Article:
Many neurodegenerative diseases are associated with the self-assembly of peptides and proteins into fibrillar aggregates. Soluble misfolded oligomers formed during the aggregation process, or released by mature fibrils, play a relevant role in neurodegenerative processes through their interactions with neuronal membranes. However, the determinants of the cytotoxicity of these oligomers are still unclear. Here we used liposomes and toxic and nontoxic oligomers formed by the same protein to measure quantitatively the affinity of the two oligomeric species for lipid membranes. To this aim, we quantified the perturbation to the lipid membranes caused by the two oligomers by using the fluorescence quenching of two probes embedded in the polar and apolar regions of the lipid membranes and a well-defined protein-oligomer binding assay using fluorescently labeled oligomers to determine the Stern-Volmer and dissociation constants, respectively. With both approaches, we found that the toxic oligomers have a membrane affinity 20-25 times higher than that of nontoxic oligomers. Circular dichroism, intrinsic fluorescence, and FRET indicated that neither oligomer type changes its structure upon membrane interaction. Using liposomes enriched with trodusquemine, a potential small molecule drug known to penetrate lipid membranes and make them refractory to toxic oligomers, we found that the membrane affinity of the oligomers was remarkably lower. At protective concentrations of the small molecule, the binding of the oligomers to the lipid membranes was fully prevented. Furthermore, the affinity of the toxic oligomers for the lipid membranes was found to increase and slightly decrease with GM1 ganglioside and cholesterol content, respectively, indicating that physicochemical properties of lipid membranes modulate their affinity for misfolded oligomeric species.

Quantitative Measurement of the Affinity of Toxic and Nontoxic Misfolded Protein Oligomers for Lipid Bilayers and of its Modulation by Lipid Composition and Trodusquemine / Errico, Silvia; Ramshini, Hassan; Capitini, Claudia; Canale, Claudio; Spaziano, Martina; Barbut, Denise; Calamai, Martino; Zasloff, Michael; Oropesa-Nuñez, Reinier; Vendruscolo, Michele; Chiti, Fabrizio. - In: ACS CHEMICAL NEUROSCIENCE. - ISSN 1948-7193. - STAMPA. - 12:(2021), pp. 3189-3202. [10.1021/acschemneuro.1c00327]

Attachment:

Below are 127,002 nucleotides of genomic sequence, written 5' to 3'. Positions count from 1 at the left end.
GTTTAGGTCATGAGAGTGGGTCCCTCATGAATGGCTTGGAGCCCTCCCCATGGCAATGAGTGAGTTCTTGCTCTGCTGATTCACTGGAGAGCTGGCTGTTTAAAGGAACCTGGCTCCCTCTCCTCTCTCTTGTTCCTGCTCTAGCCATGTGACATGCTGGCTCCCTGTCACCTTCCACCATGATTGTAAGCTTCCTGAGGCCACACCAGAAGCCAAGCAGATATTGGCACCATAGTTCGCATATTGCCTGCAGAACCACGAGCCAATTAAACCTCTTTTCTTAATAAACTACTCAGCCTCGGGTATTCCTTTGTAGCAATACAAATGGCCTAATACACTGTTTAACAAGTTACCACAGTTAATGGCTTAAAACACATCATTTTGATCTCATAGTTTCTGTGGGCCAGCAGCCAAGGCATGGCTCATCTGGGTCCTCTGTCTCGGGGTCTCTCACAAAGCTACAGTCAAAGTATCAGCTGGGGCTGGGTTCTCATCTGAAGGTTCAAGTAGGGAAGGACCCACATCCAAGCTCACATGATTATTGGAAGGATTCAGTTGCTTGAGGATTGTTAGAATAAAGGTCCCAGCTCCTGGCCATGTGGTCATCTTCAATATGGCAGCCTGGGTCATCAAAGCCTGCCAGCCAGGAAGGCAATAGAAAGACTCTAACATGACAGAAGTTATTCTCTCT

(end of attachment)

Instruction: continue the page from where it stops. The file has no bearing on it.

Quantitative Measurement of the Affinity of Toxic and Nontoxic Misfolded Protein Oligomers for Lipid Bilayers and of its Modulation by Lipid Composition and Trodusquemine

Errico, Silvia;Capitini, Claudia;Spaziano, Martina;Calamai, Martino;Chiti, Fabrizio
2021

Abstract

Many neurodegenerative diseases are associated with the self-assembly of peptides and proteins into fibrillar aggregates. Soluble misfolded oligomers formed during the aggregation process, or released by mature fibrils, play a relevant role in neurodegenerative processes through their interactions with neuronal membranes. However, the determinants of the cytotoxicity of these oligomers are still unclear. Here we used liposomes and toxic and nontoxic oligomers formed by the same protein to measure quantitatively the affinity of the two oligomeric species for lipid membranes. To this aim, we quantified the perturbation to the lipid membranes caused by the two oligomers by using the fluorescence quenching of two probes embedded in the polar and apolar regions of the lipid membranes and a well-defined protein-oligomer binding assay using fluorescently labeled oligomers to determine the Stern-Volmer and dissociation constants, respectively. With both approaches, we found that the toxic oligomers have a membrane affinity 20-25 times higher than that of nontoxic oligomers. Circular dichroism, intrinsic fluorescence, and FRET indicated that neither oligomer type changes its structure upon membrane interaction. Using liposomes enriched with trodusquemine, a potential small molecule drug known to penetrate lipid membranes and make them refractory to toxic oligomers, we found that the membrane affinity of the oligomers was remarkably lower. At protective concentrations of the small molecule, the binding of the oligomers to the lipid membranes was fully prevented. Furthermore, the affinity of the toxic oligomers for the lipid membranes was found to increase and slightly decrease with GM1 ganglioside and cholesterol content, respectively, indicating that physicochemical properties of lipid membranes modulate their affinity for misfolded oligomeric species.
2021
12
3189
3202
Errico, Silvia; Ramshini, Hassan; Capitini, Claudia; Canale, Claudio; Spaziano, Martina; Barbut, Denise; Calamai, Martino; Zasloff, Michael; Oropesa-Nuñez, Reinier; Vendruscolo, Michele; Chiti, Fabrizio
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Utilizza questo identificatore per citare o creare un link a questa risorsa: https://hdl.handle.net/2158/1284778
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